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Based on Introductory Lessons in English Grammar For Use in Intermediate Grades 
By Wm. H. Maxwell, M.A.

The Punctuation of Compound Main Clauses (L3.1.1 # 4)
Analysis Key

1. Charcoal and the diamond are very unlike (PA), | yet [#1] they are

composed (P) {of exactly the same substance}. |
 

2. The army {of the enemy} swept {over the face} {of that fair land}, | and {in its path}

followed famine and desolation. |
 

3. He was not driven (P) {from his purpose} {by danger}, [#2] | neither was he 

discouraged (P) {by repeated failures}. |
 

4. {During the hot days} {of summer}, cool breezes {from the sea} blow { over the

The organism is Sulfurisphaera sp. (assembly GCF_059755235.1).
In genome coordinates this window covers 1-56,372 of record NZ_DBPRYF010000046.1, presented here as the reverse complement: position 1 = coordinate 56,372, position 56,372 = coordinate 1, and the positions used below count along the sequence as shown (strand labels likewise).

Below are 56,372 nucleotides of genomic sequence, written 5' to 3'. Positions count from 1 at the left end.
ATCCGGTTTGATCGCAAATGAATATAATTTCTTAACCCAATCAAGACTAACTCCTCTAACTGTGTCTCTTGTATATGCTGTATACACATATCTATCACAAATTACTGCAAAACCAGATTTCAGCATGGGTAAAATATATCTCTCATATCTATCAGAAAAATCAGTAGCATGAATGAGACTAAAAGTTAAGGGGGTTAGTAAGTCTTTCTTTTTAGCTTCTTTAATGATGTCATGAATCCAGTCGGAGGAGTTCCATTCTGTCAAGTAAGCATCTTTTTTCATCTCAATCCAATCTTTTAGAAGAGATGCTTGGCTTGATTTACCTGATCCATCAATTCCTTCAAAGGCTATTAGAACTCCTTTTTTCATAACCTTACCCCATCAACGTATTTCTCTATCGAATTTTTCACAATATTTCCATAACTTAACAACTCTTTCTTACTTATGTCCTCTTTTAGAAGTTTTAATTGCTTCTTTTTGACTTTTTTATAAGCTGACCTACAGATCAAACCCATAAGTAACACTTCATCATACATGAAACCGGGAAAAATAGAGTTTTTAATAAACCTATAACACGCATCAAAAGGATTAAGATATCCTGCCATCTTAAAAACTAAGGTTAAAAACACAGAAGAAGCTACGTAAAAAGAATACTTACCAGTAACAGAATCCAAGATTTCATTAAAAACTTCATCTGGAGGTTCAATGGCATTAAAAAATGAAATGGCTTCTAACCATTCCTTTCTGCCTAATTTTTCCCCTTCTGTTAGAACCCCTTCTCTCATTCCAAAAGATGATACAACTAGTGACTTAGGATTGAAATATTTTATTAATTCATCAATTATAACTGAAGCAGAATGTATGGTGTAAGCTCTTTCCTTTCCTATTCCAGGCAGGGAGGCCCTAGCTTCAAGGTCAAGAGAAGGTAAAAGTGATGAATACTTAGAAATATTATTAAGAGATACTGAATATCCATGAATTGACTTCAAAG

heated land}, | but warn land-breezes blow seaward {at night}. |
 

5. The way was long (PA), | the wind was cold (PA), [#3] |

           The minstrel was infirm (PA) and old (PA). |


Notes
1. "Yet" here means "but."
2. Although the two main clauses are short, some people will consider this to be a comma-splice.
3. In this case, not only are the main clauses short, but this is also a poem. An "and" here would ruin the meter.